I've argued that no divine personal agent that's wholly distinct from the natural world of concrete objects has the capacity to serve as the ultimate ground of abstract objects, concreteobjects, final causes, or objective moral duties.  Now suppose I'm right about that. Then either some of these things (e.g., final causes and objective moral duties) derive from more fundamental entities, or they don't. If they do, then as we've seen, no divine personal agent that's wholly distinct from the natural world of concrete objects serves as their ultimate ground.  If they don't, then the world is chock full of eternal, uncreated entities of the sort listed above -- abstract objects, concrete objects, final causes, and objective moral values, in which case no divine personal agent that's wholly distinct from the natural world serves as their ultimate ground.  Either disjunct leaves many interesting candidates within the space of epistemic possibilities -- e.g. …

Theism, Naturalism, and Final Causes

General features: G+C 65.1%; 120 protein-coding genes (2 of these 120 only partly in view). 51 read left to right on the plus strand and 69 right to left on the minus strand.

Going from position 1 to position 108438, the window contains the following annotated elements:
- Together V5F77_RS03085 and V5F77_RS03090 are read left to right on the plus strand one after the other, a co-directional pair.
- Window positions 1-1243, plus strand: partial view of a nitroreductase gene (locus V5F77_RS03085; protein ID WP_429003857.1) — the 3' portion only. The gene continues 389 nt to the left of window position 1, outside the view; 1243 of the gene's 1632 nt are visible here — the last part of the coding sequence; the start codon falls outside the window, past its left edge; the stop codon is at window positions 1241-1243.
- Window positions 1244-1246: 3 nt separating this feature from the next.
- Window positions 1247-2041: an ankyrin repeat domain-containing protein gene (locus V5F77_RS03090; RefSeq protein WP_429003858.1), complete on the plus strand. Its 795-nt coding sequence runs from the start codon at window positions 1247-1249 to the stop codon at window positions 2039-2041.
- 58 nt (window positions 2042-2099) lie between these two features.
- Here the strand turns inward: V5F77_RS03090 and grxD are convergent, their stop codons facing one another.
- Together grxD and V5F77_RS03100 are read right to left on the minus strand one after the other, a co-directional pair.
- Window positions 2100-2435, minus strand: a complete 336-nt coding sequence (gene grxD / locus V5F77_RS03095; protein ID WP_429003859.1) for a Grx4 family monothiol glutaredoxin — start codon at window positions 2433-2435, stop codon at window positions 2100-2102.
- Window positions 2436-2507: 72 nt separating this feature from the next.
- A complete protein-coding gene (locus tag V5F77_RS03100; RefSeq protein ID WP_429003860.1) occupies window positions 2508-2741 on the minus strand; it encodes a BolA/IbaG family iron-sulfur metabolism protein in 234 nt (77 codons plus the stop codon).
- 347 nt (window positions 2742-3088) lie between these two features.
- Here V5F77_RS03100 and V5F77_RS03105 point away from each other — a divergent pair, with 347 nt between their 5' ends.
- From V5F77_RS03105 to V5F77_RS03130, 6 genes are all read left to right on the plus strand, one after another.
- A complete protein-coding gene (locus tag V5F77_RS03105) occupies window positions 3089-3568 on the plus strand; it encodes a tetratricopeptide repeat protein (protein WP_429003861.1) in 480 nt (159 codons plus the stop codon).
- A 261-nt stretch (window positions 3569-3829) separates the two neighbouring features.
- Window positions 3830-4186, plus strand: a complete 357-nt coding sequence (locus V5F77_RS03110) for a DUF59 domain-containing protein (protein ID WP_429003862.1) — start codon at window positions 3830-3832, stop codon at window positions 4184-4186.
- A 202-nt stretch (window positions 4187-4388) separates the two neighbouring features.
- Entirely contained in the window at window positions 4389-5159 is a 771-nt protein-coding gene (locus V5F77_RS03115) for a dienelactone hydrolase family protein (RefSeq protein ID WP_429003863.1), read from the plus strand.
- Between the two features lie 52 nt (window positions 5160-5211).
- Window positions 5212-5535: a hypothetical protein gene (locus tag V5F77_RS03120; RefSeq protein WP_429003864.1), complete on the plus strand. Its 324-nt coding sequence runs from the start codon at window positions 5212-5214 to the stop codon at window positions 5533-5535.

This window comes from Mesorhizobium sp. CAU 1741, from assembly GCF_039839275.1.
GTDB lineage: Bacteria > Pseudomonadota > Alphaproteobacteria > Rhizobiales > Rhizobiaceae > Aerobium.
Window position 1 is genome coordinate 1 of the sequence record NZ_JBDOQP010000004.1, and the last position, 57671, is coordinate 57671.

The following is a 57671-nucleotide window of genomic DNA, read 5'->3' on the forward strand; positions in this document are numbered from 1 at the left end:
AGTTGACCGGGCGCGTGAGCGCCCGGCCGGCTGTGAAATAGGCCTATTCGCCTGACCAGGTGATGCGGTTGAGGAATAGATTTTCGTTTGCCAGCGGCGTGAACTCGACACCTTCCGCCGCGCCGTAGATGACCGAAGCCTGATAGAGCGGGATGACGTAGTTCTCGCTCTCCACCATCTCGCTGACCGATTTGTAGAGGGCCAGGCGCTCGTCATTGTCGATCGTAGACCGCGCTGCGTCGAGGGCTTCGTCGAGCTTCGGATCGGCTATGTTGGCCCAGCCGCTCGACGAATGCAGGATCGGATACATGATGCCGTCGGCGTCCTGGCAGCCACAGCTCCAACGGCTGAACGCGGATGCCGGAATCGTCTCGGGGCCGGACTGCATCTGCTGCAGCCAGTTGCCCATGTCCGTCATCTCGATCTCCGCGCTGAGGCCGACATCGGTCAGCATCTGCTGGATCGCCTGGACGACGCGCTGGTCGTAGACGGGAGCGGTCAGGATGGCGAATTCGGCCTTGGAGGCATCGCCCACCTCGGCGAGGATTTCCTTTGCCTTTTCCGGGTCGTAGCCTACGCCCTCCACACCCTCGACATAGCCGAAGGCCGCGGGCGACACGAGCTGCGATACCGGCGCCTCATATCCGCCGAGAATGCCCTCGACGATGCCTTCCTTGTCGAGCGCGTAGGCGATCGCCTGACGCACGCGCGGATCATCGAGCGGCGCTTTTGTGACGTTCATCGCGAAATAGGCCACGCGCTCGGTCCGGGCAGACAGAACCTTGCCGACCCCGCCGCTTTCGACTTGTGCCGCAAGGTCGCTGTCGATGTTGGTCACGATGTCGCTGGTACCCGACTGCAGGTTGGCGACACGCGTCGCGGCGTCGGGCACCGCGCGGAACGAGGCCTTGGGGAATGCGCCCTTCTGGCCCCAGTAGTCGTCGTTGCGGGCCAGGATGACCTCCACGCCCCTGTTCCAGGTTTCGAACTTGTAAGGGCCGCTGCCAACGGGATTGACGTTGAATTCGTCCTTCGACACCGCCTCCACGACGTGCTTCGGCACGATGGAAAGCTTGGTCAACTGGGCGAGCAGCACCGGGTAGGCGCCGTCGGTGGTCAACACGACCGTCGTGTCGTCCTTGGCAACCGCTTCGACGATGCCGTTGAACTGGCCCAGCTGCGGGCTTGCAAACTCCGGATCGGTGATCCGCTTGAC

There is a long tradition in theistic philosophy of religion of appealing to God as the ultimate ground or architect of final causes -- of purpose, plan, and function -- found in nature. A key rationale behind this appeal is that final causes have an intelligent source as part of their nature or essence. This rationale appears to be at work in a wide range of arguments for God. Examples include design arguments, arguments from reason, arguments from intentionality, and arguments from life-meaning and purpose. 
Here's the rub: There are final causes in God's nature that are ontologically prior to his intelligent agency. For example, God's intellect and will work together to perform various functions, such as designing and creating things.  God's life is also meaningful and purposeful according to classical theism. On classical theism, therefore, final causes are built into God's nature without a prior cause. But if that's right, then classical theism entails th…

Contrarian Philosophy of Religion Assertion Tuesday